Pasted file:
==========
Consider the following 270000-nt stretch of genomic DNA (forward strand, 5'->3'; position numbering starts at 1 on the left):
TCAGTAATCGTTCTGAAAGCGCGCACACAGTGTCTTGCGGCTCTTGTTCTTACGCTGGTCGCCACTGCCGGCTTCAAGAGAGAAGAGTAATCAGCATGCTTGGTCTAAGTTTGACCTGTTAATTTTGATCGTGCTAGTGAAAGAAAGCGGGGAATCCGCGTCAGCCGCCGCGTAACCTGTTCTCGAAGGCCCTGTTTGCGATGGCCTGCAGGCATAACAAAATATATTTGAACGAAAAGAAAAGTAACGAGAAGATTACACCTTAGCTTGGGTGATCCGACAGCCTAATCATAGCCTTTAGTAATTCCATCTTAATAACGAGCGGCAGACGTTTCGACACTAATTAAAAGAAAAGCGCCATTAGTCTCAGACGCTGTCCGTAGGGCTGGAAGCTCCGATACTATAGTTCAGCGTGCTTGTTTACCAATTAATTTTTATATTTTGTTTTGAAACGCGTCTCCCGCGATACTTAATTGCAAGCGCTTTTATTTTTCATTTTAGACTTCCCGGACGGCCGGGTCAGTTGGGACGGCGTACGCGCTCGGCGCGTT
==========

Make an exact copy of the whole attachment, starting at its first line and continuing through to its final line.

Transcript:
Consider the following 270000-nt stretch of genomic DNA (forward strand, 5'->3'; position numbering starts at 1 on the left):
TCAGTAATCGTTCTGAAAGCGCGCACACAGTGTCTTGCGGCTCTTGTTCTTACGCTGGTCGCCACTGCCGGCTTCAAGAGAGAAGAGTAATCAGCATGCTTGGTCTAAGTTTGACCTGTTAATTTTGATCGTGCTAGTGAAAGAAAGCGGGGAATCCGCGTCAGCCGCCGCGTAACCTGTTCTCGAAGGCCCTGTTTGCGATGGCCTGCAGGCATAACAAAATATATTTGAACGAAAAGAAAAGTAACGAGAAGATTACACCTTAGCTTGGGTGATCCGACAGCCTAATCATAGCCTTTAGTAATTCCATCTTAATAACGAGCGGCAGACGTTTCGACACTAATTAAAAGAAAAGCGCCATTAGTCTCAGACGCTGTCCGTAGGGCTGGAAGCTCCGATACTATAGTTCAGCGTGCTTGTTTACCAATTAATTTTTATATTTTGTTTTGAAACGCGTCTCCCGCGATACTTAATTGCAAGCGCTTTTATTTTTCATTTTAGACTTCCCGGACGGCCGGGTCAGTTGGGACGGCGTACGCGCTCGGCGCGTT